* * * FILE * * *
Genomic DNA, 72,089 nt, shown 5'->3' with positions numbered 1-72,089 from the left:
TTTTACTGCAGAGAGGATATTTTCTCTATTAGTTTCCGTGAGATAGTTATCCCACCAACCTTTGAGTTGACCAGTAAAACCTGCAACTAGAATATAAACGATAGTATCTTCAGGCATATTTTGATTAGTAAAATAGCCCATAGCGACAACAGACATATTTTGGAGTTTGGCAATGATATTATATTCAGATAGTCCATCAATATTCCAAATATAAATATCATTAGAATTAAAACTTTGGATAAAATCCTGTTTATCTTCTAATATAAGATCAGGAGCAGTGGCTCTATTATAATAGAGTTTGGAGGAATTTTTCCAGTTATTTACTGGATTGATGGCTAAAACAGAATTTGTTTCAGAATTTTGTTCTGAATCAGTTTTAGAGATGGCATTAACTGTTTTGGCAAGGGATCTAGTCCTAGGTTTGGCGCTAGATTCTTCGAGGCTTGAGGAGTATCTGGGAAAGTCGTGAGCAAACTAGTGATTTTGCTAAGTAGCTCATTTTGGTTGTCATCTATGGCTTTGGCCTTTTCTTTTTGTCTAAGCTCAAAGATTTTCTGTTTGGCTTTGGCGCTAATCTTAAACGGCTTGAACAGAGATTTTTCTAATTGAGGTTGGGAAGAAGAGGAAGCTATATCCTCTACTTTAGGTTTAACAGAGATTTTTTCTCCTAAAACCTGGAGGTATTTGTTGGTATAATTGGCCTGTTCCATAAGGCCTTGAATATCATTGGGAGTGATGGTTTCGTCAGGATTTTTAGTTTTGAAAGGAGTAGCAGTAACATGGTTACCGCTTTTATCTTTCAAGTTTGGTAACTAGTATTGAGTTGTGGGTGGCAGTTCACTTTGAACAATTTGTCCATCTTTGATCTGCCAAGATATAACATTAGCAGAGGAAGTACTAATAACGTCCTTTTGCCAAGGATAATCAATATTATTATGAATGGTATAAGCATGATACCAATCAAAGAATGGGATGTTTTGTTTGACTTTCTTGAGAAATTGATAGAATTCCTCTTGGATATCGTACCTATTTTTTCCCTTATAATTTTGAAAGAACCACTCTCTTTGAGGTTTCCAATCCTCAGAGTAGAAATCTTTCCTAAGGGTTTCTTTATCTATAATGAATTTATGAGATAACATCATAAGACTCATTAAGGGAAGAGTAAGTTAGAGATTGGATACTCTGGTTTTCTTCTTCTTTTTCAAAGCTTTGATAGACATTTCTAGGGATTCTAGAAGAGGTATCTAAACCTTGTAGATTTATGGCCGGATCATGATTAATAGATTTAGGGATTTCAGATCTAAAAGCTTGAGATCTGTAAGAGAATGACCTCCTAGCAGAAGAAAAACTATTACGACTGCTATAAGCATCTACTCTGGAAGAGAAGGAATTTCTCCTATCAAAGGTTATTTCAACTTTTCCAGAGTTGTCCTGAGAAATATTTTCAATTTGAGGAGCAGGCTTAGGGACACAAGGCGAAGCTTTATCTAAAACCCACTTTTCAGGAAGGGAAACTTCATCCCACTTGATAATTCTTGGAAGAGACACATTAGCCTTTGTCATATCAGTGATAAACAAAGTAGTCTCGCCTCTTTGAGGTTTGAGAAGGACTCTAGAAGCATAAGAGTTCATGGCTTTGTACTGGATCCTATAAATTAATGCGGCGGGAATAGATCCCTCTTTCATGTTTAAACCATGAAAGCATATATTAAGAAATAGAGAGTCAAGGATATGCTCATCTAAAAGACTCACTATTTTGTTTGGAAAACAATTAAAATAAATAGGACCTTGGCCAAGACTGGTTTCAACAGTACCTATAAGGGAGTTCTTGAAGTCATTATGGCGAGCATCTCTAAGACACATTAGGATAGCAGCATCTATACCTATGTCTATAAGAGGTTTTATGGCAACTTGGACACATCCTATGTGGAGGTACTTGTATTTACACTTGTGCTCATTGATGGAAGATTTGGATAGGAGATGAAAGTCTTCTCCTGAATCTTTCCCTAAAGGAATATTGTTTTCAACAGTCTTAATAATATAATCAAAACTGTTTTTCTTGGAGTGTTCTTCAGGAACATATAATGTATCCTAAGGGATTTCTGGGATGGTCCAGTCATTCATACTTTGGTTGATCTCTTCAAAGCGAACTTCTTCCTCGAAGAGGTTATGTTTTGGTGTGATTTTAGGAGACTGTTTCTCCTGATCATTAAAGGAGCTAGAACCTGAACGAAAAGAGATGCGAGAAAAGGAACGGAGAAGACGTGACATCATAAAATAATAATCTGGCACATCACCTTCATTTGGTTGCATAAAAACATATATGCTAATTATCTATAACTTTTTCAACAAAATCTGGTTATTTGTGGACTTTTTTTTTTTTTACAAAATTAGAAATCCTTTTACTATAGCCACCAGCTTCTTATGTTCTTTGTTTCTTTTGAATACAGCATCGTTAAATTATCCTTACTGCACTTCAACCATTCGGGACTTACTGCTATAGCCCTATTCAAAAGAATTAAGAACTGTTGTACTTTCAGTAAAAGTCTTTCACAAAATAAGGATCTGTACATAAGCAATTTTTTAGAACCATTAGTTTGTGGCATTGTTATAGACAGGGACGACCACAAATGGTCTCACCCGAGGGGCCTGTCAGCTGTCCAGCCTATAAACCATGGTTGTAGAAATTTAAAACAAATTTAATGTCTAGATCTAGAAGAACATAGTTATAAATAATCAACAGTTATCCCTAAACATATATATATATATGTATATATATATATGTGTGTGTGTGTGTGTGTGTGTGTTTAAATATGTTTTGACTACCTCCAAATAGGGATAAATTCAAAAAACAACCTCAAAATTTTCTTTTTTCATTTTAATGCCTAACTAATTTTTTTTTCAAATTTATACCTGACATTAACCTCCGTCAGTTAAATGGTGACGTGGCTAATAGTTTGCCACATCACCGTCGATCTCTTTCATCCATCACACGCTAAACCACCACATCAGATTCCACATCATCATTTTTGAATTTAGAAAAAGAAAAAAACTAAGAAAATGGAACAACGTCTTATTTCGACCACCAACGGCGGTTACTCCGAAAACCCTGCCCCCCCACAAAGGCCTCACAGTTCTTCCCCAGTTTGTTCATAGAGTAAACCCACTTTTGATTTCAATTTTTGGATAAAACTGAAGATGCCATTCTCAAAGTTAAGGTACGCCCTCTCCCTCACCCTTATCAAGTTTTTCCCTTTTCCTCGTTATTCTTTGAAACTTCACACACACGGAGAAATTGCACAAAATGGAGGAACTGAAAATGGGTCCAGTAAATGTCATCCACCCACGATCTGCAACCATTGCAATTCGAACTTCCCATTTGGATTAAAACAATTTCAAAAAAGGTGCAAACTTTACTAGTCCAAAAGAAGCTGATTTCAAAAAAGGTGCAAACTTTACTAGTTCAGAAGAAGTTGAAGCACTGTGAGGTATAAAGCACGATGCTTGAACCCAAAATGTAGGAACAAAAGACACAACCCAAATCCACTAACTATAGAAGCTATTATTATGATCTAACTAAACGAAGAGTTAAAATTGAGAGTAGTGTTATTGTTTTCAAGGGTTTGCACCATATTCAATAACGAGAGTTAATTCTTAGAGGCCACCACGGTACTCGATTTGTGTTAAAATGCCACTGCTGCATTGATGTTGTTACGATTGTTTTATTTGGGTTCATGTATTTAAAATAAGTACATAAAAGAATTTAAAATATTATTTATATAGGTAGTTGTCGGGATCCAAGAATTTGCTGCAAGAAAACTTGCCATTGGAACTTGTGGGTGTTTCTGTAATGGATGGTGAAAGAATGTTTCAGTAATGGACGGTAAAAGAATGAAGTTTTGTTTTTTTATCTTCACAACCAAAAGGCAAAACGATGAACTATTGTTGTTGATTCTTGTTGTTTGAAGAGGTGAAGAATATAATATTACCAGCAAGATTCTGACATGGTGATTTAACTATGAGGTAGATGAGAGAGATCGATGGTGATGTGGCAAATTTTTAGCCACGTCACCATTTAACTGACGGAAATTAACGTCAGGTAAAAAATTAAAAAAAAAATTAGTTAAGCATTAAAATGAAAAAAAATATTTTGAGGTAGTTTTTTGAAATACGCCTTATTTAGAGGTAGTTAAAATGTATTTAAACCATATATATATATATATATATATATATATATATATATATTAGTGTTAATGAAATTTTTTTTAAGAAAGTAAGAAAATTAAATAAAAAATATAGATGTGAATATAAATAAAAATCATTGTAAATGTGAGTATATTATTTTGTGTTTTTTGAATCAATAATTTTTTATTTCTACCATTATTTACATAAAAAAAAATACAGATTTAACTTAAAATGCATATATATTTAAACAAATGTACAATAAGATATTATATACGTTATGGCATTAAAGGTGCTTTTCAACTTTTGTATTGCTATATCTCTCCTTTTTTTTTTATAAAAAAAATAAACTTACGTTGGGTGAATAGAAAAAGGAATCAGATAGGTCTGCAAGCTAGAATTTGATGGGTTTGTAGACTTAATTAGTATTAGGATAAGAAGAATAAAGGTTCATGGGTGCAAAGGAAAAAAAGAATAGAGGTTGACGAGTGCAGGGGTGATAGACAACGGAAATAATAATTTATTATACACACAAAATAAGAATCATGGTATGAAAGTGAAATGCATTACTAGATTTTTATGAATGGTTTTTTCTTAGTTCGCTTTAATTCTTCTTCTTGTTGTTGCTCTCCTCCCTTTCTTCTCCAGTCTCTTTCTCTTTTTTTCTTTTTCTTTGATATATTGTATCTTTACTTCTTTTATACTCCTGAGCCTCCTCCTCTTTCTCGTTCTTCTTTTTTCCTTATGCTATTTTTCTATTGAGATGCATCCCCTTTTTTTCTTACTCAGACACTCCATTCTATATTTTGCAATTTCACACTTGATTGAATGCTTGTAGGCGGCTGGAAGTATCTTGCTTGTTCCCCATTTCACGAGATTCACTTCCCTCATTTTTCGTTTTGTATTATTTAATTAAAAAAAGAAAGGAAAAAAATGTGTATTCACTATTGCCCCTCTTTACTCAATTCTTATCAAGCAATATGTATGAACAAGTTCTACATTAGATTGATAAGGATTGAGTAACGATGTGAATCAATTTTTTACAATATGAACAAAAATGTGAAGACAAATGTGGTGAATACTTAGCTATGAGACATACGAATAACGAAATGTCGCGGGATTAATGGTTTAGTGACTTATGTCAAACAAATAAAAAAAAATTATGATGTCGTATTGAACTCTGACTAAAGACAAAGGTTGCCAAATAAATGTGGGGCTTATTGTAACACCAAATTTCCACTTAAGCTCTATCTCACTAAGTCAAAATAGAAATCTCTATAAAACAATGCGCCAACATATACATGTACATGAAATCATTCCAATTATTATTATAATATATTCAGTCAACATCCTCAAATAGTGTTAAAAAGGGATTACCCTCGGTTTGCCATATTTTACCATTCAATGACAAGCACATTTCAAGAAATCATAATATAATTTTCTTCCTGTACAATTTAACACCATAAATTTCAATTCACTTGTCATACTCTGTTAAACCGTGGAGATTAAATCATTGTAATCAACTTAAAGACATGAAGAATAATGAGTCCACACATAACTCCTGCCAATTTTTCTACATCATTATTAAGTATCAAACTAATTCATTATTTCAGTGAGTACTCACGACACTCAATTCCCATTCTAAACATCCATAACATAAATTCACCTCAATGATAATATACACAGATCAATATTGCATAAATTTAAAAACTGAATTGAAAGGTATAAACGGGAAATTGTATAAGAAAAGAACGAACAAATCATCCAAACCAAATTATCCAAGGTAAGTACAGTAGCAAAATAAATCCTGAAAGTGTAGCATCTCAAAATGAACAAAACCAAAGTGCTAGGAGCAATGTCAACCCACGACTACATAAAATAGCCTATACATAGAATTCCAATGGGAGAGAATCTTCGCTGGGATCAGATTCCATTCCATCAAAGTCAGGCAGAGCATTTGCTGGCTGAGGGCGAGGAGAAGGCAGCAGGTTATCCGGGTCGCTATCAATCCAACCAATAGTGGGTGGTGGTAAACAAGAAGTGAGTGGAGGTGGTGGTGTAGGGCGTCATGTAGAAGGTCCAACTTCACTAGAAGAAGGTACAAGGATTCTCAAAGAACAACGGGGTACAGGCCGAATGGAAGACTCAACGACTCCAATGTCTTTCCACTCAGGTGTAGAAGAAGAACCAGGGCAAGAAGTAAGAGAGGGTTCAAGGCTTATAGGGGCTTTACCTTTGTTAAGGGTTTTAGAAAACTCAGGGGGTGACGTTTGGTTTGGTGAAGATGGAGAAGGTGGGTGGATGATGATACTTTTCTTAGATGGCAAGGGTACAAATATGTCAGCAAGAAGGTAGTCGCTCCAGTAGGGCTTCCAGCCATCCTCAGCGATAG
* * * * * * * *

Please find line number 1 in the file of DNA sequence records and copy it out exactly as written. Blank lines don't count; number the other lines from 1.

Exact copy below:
Genomic DNA, 72,089 nt, shown 5'->3' with positions numbered 1-72,089 from the left: